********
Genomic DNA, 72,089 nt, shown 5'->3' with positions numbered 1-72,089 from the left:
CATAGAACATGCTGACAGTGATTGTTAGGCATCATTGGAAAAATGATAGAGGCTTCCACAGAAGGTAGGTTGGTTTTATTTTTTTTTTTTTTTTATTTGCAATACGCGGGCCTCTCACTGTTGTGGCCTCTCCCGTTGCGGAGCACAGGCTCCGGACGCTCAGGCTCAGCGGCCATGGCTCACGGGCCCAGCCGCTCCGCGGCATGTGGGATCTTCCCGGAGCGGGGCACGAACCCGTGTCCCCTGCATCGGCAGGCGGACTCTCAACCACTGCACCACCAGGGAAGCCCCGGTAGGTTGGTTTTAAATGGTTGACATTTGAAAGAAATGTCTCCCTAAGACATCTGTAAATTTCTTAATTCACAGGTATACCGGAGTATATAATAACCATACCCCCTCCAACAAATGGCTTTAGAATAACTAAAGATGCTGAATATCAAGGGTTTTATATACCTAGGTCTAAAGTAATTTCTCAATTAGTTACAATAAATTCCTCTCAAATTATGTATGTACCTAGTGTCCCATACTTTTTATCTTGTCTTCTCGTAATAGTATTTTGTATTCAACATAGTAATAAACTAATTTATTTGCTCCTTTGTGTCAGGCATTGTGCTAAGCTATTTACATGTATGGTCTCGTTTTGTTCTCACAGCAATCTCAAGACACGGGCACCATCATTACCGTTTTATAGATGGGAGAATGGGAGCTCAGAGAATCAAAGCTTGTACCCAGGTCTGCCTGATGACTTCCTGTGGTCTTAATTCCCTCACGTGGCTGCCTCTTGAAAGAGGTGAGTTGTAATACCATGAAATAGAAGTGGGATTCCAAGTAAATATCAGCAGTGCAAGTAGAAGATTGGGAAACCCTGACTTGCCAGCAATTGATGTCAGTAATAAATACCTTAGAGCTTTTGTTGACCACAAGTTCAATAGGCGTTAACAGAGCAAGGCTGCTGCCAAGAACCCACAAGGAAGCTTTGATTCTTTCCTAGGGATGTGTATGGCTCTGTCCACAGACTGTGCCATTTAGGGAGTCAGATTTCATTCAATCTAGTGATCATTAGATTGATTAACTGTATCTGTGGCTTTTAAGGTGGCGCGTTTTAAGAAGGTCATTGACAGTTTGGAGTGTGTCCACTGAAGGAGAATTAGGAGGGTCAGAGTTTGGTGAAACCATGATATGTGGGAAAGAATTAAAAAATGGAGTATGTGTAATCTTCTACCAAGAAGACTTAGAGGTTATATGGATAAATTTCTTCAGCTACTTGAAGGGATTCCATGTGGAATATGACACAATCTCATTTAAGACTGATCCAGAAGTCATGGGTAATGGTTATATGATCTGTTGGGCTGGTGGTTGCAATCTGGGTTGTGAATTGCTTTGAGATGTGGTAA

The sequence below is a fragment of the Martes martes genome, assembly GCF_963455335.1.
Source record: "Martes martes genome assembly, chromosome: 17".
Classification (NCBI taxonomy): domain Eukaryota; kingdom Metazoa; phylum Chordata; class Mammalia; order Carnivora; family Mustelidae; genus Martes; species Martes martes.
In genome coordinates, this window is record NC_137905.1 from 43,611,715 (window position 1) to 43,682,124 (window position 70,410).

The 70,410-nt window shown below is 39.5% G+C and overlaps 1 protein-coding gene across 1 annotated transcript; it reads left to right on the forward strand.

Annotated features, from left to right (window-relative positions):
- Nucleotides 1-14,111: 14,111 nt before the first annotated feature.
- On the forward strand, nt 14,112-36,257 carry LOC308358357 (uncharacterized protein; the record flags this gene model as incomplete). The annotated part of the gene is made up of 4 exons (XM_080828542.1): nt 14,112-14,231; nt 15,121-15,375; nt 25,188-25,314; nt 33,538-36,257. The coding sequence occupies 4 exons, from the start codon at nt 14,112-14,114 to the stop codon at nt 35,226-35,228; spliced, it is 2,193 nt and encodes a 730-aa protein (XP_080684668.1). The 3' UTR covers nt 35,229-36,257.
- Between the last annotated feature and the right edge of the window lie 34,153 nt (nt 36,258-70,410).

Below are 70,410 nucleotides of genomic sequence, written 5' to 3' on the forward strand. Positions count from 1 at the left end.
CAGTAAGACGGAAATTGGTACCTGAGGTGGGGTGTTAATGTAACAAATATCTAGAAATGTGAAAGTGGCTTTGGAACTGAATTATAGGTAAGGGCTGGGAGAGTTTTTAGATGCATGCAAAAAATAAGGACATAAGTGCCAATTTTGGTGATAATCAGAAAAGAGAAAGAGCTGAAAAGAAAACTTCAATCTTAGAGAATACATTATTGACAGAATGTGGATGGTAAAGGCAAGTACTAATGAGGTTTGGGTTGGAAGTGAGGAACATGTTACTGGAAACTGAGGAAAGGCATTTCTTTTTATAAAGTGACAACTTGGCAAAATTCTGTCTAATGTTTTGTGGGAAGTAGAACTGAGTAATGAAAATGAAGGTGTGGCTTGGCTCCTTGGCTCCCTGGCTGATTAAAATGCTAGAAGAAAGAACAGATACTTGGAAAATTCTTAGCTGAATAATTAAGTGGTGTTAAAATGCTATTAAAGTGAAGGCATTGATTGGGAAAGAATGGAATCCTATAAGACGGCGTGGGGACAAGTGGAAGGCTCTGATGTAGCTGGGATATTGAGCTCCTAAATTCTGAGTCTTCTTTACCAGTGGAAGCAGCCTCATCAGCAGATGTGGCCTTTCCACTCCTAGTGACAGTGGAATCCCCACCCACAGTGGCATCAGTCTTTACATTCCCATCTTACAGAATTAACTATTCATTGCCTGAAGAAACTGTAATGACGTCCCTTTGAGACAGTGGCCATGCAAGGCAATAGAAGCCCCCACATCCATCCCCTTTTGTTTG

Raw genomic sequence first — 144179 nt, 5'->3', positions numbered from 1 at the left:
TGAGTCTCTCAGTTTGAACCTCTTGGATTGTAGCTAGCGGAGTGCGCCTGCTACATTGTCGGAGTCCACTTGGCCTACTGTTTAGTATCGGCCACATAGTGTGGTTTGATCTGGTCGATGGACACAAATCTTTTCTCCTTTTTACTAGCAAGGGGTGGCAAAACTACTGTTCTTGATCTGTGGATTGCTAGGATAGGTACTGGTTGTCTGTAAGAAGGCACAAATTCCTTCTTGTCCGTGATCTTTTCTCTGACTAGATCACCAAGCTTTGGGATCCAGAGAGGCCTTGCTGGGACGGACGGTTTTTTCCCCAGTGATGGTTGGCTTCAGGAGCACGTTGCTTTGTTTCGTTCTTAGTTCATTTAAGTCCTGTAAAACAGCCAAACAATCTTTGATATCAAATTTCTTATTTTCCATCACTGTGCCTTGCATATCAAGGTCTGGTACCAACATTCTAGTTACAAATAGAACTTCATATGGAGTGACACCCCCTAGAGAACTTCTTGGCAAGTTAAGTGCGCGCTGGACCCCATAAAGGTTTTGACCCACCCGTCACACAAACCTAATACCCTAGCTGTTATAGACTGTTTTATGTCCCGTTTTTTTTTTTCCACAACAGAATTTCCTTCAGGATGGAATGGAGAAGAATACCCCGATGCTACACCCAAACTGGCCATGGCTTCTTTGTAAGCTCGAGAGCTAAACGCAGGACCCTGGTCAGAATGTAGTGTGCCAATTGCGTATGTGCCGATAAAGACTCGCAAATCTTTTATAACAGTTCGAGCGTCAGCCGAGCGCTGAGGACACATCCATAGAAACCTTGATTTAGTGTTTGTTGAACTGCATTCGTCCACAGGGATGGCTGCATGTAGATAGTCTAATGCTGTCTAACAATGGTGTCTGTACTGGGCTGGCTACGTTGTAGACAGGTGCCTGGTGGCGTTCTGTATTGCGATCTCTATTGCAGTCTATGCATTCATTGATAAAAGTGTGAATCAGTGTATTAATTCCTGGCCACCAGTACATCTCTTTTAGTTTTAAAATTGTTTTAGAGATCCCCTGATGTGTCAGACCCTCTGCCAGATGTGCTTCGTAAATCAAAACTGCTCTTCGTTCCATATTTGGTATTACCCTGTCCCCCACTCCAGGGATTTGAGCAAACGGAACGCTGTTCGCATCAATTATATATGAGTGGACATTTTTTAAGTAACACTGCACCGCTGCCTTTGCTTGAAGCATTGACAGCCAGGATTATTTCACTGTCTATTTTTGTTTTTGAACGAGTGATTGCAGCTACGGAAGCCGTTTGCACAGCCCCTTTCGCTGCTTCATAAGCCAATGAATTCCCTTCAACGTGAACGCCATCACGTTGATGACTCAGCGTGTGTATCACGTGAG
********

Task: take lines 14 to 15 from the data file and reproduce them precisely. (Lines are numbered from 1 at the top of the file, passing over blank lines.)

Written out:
Raw genomic sequence first — 144179 nt, 5'->3', positions numbered from 1 at the left:
TGAGTCTCTCAGTTTGAACCTCTTGGATTGTAGCTAGCGGAGTGCGCCTGCTACATTGTCGGAGTCCACTTGGCCTACTGTTTAGTATCGGCCACATAGTGTGGTTTGATCTGGTCGATGGACACAAATCTTTTCTCCTTTTTACTAGCAAGGGGTGGCAAAACTACTGTTCTTGATCTGTGGATTGCTAGGATAGGTACTGGTTGTCTGTAAGAAGGCACAAATTCCTTCTTGTCCGTGATCTTTTCTCTGACTAGATCACCAAGCTTTGGGATCCAGAGAGGCCTTGCTGGGACGGACGGTTTTTTCCCCAGTGATGGTTGGCTTCAGGAGCACGTTGCTTTGTTTCGTTCTTAGTTCATTTAAGTCCTGTAAAACAGCCAAACAATCTTTGATATCAAATTTCTTATTTTCCATCACTGTGCCTTGCATATCAAGGTCTGGTACCAACATTCTAGTTACAAATAGAACTTCATATGGAGTGACACCCCCTAGAGAACTTCTTGGCAAGTTAAGTGCGCGCTGGACCCCATAAAGGTTTTGACCCACCCGTCACACAAACCTAATACCCTAGCTGTTATAGACTGTTTTATGTCCCGTTTTTTTTTTTCCACAACAGAATTTCCTTCAGGATGGAATGGAGAAGAATACCCCGATGCTACACCCAAACTGGCCATGGCTTCTTTGTAAGCTCGAGAGCTAAACGCAGGACCCTGGTCAGAATGTAGTGTGCCAATTGCGTATGTGCCGATAAAGACTCGCAAATCTTTTATAACAGTTCGAGCGTCAGCCGAGCGCTGAGGACACATCCATAGAAACCTTGATTTAGTGTTTGTTGAACTGCATTCGTCCACAGGGATGGCTGCATGTAGATAGTCTAATGCTGTCTAACAATGGTGTCTGTACTGGGCTGGCTACGTTGTAGACAGGTGCCTGGTGGCGTTCTGTATTGCGATCTCTATTGCAGTCTATGCATTCATTGATAAAAGTGTGAATCAGTGTATTAATTCCTGGCCACCAGTACATCTCTTTTAGTTTTAAAATTGTTTTAGAGATCCCCTGATGTGTCAGACCCTCTGCCAGATGTGCTTCGTAAATCAAAACTGCTCTTCGTTCCATATTTGGTATTACCCTGTCCCCCACTCCAGGGATTTGAGCAAACGGAACGCTGTTCGCATCAATTATATATGAGTGGACATTTTTTAAGTAACACTGCACCGCTGCCTTTGCTTGAAGCATTGACAGCCAGGATTATTTCACTGTCTATTTTTGTTTTTGAACGAGTGATTGCAGCTACGGAAGCCGTTTGCACAGCCCCTTTCGCTGCTTCATAAGCCAATGAATTCCCTTCAACGTGAACGCCATCACGTTGATGACTCAGCGTGTGTATCACGTGAG